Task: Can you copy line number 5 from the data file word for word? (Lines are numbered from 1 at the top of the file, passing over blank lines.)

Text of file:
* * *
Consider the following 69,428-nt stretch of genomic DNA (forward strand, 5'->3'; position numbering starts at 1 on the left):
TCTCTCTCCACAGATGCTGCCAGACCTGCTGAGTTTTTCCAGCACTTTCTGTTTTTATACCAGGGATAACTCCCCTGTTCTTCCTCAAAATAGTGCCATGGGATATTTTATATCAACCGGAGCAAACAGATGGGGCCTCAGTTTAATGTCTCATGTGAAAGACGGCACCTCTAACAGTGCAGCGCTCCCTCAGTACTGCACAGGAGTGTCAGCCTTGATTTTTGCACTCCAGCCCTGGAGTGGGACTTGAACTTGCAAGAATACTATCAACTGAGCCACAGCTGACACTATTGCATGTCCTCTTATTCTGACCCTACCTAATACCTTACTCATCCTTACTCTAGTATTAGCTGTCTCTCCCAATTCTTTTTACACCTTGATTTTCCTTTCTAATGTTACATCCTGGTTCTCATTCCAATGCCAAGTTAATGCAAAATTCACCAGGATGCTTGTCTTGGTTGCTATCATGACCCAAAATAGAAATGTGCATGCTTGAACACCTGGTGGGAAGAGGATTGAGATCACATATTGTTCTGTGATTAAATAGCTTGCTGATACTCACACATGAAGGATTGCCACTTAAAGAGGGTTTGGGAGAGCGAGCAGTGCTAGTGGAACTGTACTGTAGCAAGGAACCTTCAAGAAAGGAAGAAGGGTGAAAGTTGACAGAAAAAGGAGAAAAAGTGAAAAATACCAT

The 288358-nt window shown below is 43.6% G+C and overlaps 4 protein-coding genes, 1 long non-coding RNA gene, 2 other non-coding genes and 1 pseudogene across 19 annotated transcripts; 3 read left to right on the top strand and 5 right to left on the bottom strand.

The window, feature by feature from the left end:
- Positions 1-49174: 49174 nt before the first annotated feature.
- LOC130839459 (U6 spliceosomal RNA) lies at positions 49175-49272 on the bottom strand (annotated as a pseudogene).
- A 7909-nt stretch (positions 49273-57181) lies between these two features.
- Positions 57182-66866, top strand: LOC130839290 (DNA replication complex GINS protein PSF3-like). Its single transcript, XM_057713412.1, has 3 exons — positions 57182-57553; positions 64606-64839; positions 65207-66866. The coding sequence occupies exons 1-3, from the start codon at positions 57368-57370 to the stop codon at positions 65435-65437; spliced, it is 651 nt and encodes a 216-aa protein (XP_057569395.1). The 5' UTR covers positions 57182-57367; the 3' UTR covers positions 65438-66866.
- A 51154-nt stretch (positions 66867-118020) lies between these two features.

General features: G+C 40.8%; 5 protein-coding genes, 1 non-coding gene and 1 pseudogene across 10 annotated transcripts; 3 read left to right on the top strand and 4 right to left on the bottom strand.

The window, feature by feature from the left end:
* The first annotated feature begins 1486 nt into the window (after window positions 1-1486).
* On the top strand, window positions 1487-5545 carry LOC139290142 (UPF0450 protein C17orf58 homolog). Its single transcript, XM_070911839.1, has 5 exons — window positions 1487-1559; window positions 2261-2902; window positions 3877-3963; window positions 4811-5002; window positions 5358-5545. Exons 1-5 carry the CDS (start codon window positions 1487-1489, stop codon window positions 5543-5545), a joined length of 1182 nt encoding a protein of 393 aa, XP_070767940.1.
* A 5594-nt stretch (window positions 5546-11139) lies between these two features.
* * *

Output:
- Positions 1-49174: 49174 nt before the first annotated feature.